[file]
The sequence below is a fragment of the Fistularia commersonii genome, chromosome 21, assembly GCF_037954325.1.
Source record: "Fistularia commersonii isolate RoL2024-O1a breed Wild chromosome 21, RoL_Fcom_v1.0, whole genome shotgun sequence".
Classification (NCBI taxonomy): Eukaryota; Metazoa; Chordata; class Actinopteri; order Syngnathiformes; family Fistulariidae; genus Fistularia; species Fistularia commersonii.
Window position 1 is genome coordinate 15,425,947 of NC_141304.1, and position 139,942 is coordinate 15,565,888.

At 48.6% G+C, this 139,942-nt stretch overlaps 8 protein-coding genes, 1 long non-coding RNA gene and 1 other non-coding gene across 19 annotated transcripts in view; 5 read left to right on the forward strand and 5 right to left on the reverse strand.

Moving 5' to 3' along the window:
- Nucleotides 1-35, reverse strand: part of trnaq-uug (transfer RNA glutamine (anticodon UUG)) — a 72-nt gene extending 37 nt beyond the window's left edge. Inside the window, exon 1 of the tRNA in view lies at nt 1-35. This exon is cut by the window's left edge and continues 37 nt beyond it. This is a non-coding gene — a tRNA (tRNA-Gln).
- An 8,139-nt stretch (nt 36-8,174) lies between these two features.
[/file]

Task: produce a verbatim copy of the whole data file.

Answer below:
The sequence below is a fragment of the Fistularia commersonii genome, chromosome 21, assembly GCF_037954325.1.
Source record: "Fistularia commersonii isolate RoL2024-O1a breed Wild chromosome 21, RoL_Fcom_v1.0, whole genome shotgun sequence".
Classification (NCBI taxonomy): Eukaryota; Metazoa; Chordata; class Actinopteri; order Syngnathiformes; family Fistulariidae; genus Fistularia; species Fistularia commersonii.
Window position 1 is genome coordinate 15,425,947 of NC_141304.1, and position 139,942 is coordinate 15,565,888.

At 48.6% G+C, this 139,942-nt stretch overlaps 8 protein-coding genes, 1 long non-coding RNA gene and 1 other non-coding gene across 19 annotated transcripts in view; 5 read left to right on the forward strand and 5 right to left on the reverse strand.

Moving 5' to 3' along the window:
- Nucleotides 1-35, reverse strand: part of trnaq-uug (transfer RNA glutamine (anticodon UUG)) — a 72-nt gene extending 37 nt beyond the window's left edge. Inside the window, exon 1 of the tRNA in view lies at nt 1-35. This exon is cut by the window's left edge and continues 37 nt beyond it. This is a non-coding gene — a tRNA (tRNA-Gln).
- An 8,139-nt stretch (nt 36-8,174) lies between these two features.